Here's an overview of the major differences between a dual degree and double major:
Dual Degree vs Double Major Differences
|Dual Degree ||Double Major |
|Undergraduate and graduate ||Undergraduate only |
| Possibly two enrollment applications ||One enrollment application |
|4-6 Years (full time) ||4 Years (full time) |
|160-220 credit hours ||120 credit hours |
| Requires the completion of any practicums, internships, or capstone projects for each degree, though this may vary || Requires the completion of only one set of graduation requirements, though this may vary |
| May result in increased tuition costs to complete additional credits though you may not be charged for overlapping classes || Costs the same as a single degree program |
|Two degrees || One degree with two specializations |
Is A Dual Degree or Double Major Better?
Whether a dual major or double degree is better depends on your interests, career goals, financial situation, and the amount of time you're willing to invest. For example, you may be interested in receiving two degrees and are willing to put in the extra time and money as an undergraduate or graduate student. In that case, you may want to consider a dual degree program.
On the other hand, if you are an undergraduate student interested in two fields of study without the added time and expense of earning a dual degree, you may want to consider a double major. However, you will only receive one degree when you graduate.
There are also alternatives to both programs that may enable you to achieve similar outcomes.
Is a Dual Degree or Double Major Worth It?
Potential Benefits of a Dual Degree:
You'll gain knowledge and expertise in two disciplines and earn two degrees, potentially at the undergraduate and graduate degree level at the same time.
A multidisciplinary education and skill set may be appealing to employers.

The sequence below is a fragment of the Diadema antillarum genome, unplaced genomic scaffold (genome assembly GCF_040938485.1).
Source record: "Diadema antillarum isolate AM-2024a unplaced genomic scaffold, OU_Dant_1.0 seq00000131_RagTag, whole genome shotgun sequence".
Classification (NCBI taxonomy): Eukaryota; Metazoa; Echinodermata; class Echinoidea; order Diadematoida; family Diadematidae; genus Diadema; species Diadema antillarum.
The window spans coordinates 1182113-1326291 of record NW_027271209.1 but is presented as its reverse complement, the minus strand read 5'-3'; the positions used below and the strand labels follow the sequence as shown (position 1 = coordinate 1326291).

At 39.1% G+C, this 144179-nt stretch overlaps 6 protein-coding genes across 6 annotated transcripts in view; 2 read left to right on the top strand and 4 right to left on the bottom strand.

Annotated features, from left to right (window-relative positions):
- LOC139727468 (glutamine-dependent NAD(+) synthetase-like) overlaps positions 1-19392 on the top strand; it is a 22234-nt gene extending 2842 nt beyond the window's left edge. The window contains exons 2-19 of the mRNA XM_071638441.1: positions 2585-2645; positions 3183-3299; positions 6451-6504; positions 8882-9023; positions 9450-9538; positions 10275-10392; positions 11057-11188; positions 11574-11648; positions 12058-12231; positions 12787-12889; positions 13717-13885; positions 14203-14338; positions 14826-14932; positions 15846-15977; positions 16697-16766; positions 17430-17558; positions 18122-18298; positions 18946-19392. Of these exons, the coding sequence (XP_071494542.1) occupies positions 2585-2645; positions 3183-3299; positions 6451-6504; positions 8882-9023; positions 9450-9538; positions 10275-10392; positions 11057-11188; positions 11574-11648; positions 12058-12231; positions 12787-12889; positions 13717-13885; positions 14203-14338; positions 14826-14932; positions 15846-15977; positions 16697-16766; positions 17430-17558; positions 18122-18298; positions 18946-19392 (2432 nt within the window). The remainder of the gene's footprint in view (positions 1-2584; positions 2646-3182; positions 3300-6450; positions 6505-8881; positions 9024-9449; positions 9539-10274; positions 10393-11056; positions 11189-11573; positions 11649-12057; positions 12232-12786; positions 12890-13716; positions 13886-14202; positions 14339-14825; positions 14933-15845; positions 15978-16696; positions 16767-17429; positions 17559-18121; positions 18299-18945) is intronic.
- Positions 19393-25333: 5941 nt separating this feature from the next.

It may be more cost-effective than earning the two degrees separately because you may be able to avoid duplicating classes and other expenses.
Potential Benefits of a Double Major:
It enables you to specialize in two areas that may complement each other and increase your range of skills.
It can save the extra time and money it may take to earn a dual degree, because it may not take longer than earning a single degree.
It can help becoming pigeonholed into one specific field which may increase your marketability and earnings potential.
Potential Drawbacks of a Dual Degree:
A dual degree requires two separate admissions processes.
You'll probably be in school longer than you would earning a single degree.
While having a dual degree may increase job opportunities, it does not guarantee a higher salary.
Potential Drawbacks of a Double Major:
If your majors don't complement each other, it may make studying more difficult.
You may not have the bandwidth to explore other interests by taking as many electives as you would in a single major program.
An employer may not be interested, especially if one of your majors is not related to your job.
Financial Aid for a Dual Degree or Double Major
You can qualify for federal financial aid for either program. However, it's crucial to work with your academic advisor to plan which classes to take each term to maximize your aid. The best approach is to schedule classes from both majors each term to remain eligible for assistance. Once you complete one degree, aid is limited to federal work-study programs and direct loans. As a result, you will no longer be eligible for federal scholarships or grants. However, you may still qualify for institutional and state financial aid.
Your school's financial aid office can talk to you about financing a dual degree or double major to help you minimize the burden of student loan debt. Additionally, the school may have programs and policies to help students complete more than one major and scholarships for qualified students.
How To Choose a Dual Degree or Double Major Program